AS WE come out of lockdown and more and more people take to swimming in the sea, there remains worrying signs sewage continues to get pumped into the Island's waters.

The latest data on Southern Water's interactive, online map, Beachbuoy — which, since 2018, has been providing up-to-date information about releases of stormwater or wastewater from combined sewer overflows (CSOs) — has generated some worrying outflow alerts this week.

Isle of Wight County Press:


Yesterday's (Saturday) map shows releases from a CSO at various designated bathing waters on the Island over the past 24 hours (as a red square), as well as safer areas where has been no CSO release over the past 72 hours (a blue circular icon).

Much of the problem has been caused by heavy downpours this week.

Isle of Wight County Press: Map of ongoing sewage outlfow around the Island. Map courtesy of Southern Water.Map of ongoing sewage outlfow around the Island. Map courtesy of Southern Water.

The most sewage-affected areas over the past 24 hours have been Gurnard, Cowes, Ryde, Seaview, St Helens, Bembridge, Whitecliff Bay, Yaverland and Sandown.

Bathers and surfers in contaminated water are at risk of gastroenteritis, together with ear, nose and throat infections, skin infections, hepatitis and e-coli.

The safest areas in which to swim are Shanklin, Ventnor, Compton, Totland and Colwell.

Isle of Wight County Press:

While many bathers and surfers continue to complain Southern Water is not doing enough or investing enough into making the Island's bathing waters cleaner, the utility company argues it continues to invest millions on its wastewater network to reduce its impact on bathing water quality.

Southern Water also point out bathing water is also affected by a range of other sources of pollution, such as contaminated rain water running off roads and agricultural land, and from privately-owned treatment works, boats and animals on the beach, such as dogs and seabirds.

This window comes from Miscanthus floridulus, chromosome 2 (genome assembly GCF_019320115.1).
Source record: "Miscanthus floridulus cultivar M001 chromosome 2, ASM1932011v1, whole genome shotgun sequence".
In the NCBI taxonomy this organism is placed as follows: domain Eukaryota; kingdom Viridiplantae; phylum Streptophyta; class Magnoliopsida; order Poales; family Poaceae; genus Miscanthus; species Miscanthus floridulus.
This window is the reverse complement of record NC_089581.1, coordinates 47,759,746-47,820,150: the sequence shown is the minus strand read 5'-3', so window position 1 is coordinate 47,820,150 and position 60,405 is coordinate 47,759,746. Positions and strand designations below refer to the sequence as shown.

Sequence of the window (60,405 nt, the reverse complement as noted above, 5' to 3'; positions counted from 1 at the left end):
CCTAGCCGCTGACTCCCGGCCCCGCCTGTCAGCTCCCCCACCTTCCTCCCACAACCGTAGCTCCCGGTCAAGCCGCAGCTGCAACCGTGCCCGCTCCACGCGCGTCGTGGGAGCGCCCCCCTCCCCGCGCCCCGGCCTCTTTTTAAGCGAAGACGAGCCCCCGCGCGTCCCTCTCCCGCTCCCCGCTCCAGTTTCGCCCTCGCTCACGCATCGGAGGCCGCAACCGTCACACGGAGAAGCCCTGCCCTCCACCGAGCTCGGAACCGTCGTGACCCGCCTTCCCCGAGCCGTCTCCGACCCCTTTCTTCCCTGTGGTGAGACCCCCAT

Isle of Wight County Press:

The company has invested in works in Ventnor, Sandown and Shanklin in more recent times, and they plan to invest in Cowes and Whitecliff Bay in the coming years, as part of its Bathing Water Enhancement Programme.

In Shanklin, £4 million was spent managing waste, planting trees and putting in fencing in a bid to improve the bathing water, which led to the Environment Agency classing it as 'excellent'.

The work in these additional locations will include misconnections surveys and any correctional work necessary, signage to encourage dog owners to clean up after their pets and various measures to reduce the impact from birds.

Isle of Wight County Press:

However, problems in other parts of the Island are causing a stink.

As recently as last month, an aged sewage pipe at Appley Beach — which pumped 900 litres of effluent a second from Ryde, Binstead and Nettlestone to Sandown —collapsed, which caused a sinkhole.

Then to compound matters, a temporary pumping system designed to bypass the collapsed sewer pipe, failed, which caused raw sewage to burst from manhole covers on the promenade.